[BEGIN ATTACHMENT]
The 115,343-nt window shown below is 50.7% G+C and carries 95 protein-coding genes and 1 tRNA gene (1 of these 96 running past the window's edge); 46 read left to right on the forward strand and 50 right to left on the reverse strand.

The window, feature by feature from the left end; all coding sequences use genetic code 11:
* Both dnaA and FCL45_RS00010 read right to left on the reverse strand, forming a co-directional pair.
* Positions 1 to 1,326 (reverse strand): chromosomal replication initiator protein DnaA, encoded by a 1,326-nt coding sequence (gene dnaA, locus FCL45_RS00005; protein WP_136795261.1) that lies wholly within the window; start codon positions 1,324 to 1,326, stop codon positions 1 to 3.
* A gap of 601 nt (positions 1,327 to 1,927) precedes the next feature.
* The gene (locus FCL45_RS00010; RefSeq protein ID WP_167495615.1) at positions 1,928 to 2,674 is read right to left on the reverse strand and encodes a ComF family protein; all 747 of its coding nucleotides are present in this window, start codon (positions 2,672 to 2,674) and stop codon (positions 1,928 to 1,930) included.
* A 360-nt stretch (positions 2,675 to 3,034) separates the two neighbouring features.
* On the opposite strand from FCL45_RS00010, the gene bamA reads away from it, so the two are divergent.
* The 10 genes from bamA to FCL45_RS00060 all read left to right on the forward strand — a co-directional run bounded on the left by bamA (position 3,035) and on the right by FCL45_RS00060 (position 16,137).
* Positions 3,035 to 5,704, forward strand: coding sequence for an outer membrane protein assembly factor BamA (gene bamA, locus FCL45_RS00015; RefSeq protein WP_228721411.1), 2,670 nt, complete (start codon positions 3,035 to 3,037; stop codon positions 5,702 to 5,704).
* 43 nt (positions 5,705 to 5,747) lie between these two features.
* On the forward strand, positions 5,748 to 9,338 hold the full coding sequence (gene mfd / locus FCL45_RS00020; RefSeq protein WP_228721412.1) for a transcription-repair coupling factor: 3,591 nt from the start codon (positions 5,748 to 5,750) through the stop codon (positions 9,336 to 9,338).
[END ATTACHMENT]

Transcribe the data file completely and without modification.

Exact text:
The 115,343-nt window shown below is 50.7% G+C and carries 95 protein-coding genes and 1 tRNA gene (1 of these 96 running past the window's edge); 46 read left to right on the forward strand and 50 right to left on the reverse strand.

The window, feature by feature from the left end; all coding sequences use genetic code 11:
* Both dnaA and FCL45_RS00010 read right to left on the reverse strand, forming a co-directional pair.
* Positions 1 to 1,326 (reverse strand): chromosomal replication initiator protein DnaA, encoded by a 1,326-nt coding sequence (gene dnaA, locus FCL45_RS00005; protein WP_136795261.1) that lies wholly within the window; start codon positions 1,324 to 1,326, stop codon positions 1 to 3.
* A gap of 601 nt (positions 1,327 to 1,927) precedes the next feature.
* The gene (locus FCL45_RS00010; RefSeq protein ID WP_167495615.1) at positions 1,928 to 2,674 is read right to left on the reverse strand and encodes a ComF family protein; all 747 of its coding nucleotides are present in this window, start codon (positions 2,672 to 2,674) and stop codon (positions 1,928 to 1,930) included.
* A 360-nt stretch (positions 2,675 to 3,034) separates the two neighbouring features.
* On the opposite strand from FCL45_RS00010, the gene bamA reads away from it, so the two are divergent.
* The 10 genes from bamA to FCL45_RS00060 all read left to right on the forward strand — a co-directional run bounded on the left by bamA (position 3,035) and on the right by FCL45_RS00060 (position 16,137).
* Positions 3,035 to 5,704, forward strand: coding sequence for an outer membrane protein assembly factor BamA (gene bamA, locus FCL45_RS00015; RefSeq protein WP_228721411.1), 2,670 nt, complete (start codon positions 3,035 to 3,037; stop codon positions 5,702 to 5,704).
* 43 nt (positions 5,705 to 5,747) lie between these two features.
* On the forward strand, positions 5,748 to 9,338 hold the full coding sequence (gene mfd / locus FCL45_RS00020; RefSeq protein WP_228721412.1) for a transcription-repair coupling factor: 3,591 nt from the start codon (positions 5,748 to 5,750) through the stop codon (positions 9,336 to 9,338).